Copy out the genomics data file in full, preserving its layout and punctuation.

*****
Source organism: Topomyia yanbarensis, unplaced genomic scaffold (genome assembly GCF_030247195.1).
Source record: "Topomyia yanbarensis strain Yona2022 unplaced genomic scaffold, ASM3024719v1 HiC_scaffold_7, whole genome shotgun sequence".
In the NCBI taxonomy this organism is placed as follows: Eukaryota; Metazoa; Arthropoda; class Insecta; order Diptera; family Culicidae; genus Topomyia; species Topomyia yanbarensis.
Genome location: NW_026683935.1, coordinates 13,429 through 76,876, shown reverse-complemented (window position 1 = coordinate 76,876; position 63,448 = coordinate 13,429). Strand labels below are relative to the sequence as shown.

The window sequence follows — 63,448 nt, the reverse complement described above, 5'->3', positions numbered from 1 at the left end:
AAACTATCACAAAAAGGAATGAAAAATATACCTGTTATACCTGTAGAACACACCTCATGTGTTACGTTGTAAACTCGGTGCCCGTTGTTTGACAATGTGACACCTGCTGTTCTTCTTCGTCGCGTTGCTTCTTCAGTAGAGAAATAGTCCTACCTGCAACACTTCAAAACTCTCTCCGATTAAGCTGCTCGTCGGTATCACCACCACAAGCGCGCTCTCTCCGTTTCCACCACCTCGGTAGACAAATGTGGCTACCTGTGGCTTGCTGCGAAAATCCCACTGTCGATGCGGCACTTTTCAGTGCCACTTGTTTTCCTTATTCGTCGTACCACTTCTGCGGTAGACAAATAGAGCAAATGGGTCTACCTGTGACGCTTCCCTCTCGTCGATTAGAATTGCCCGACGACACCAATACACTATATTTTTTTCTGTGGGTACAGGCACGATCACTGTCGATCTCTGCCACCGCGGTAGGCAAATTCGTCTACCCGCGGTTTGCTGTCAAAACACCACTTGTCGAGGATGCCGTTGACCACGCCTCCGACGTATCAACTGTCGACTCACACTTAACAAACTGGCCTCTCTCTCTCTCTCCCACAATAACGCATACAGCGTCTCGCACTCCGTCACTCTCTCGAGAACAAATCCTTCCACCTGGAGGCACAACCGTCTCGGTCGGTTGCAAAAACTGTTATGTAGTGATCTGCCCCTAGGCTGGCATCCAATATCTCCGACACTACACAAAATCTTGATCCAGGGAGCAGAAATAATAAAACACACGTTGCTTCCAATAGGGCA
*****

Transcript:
Source organism: Topomyia yanbarensis, unplaced genomic scaffold (genome assembly GCF_030247195.1).
Source record: "Topomyia yanbarensis strain Yona2022 unplaced genomic scaffold, ASM3024719v1 HiC_scaffold_7, whole genome shotgun sequence".
In the NCBI taxonomy this organism is placed as follows: Eukaryota; Metazoa; Arthropoda; class Insecta; order Diptera; family Culicidae; genus Topomyia; species Topomyia yanbarensis.
Genome location: NW_026683935.1, coordinates 13,429 through 76,876, shown reverse-complemented (window position 1 = coordinate 76,876; position 63,448 = coordinate 13,429). Strand labels below are relative to the sequence as shown.

The window sequence follows — 63,448 nt, the reverse complement described above, 5'->3', positions numbered from 1 at the left end:
AAACTATCACAAAAAGGAATGAAAAATATACCTGTTATACCTGTAGAACACACCTCATGTGTTACGTTGTAAACTCGGTGCCCGTTGTTTGACAATGTGACACCTGCTGTTCTTCTTCGTCGCGTTGCTTCTTCAGTAGAGAAATAGTCCTACCTGCAACACTTCAAAACTCTCTCCGATTAAGCTGCTCGTCGGTATCACCACCACAAGCGCGCTCTCTCCGTTTCCACCACCTCGGTAGACAAATGTGGCTACCTGTGGCTTGCTGCGAAAATCCCACTGTCGATGCGGCACTTTTCAGTGCCACTTGTTTTCCTTATTCGTCGTACCACTTCTGCGGTAGACAAATAGAGCAAATGGGTCTACCTGTGACGCTTCCCTCTCGTCGATTAGAATTGCCCGACGACACCAATACACTATATTTTTTTCTGTGGGTACAGGCACGATCACTGTCGATCTCTGCCACCGCGGTAGGCAAATTCGTCTACCCGCGGTTTGCTGTCAAAACACCACTTGTCGAGGATGCCGTTGACCACGCCTCCGACGTATCAACTGTCGACTCACACTTAACAAACTGGCCTCTCTCTCTCTCTCCCACAATAACGCATACAGCGTCTCGCACTCCGTCACTCTCTCGAGAACAAATCCTTCCACCTGGAGGCACAACCGTCTCGGTCGGTTGCAAAAACTGTTATGTAGTGATCTGCCCCTAGGCTGGCATCCAATATCTCCGACACTACACAAAATCTTGATCCAGGGAGCAGAAATAATAAAACACACGTTGCTTCCAATAGGGCA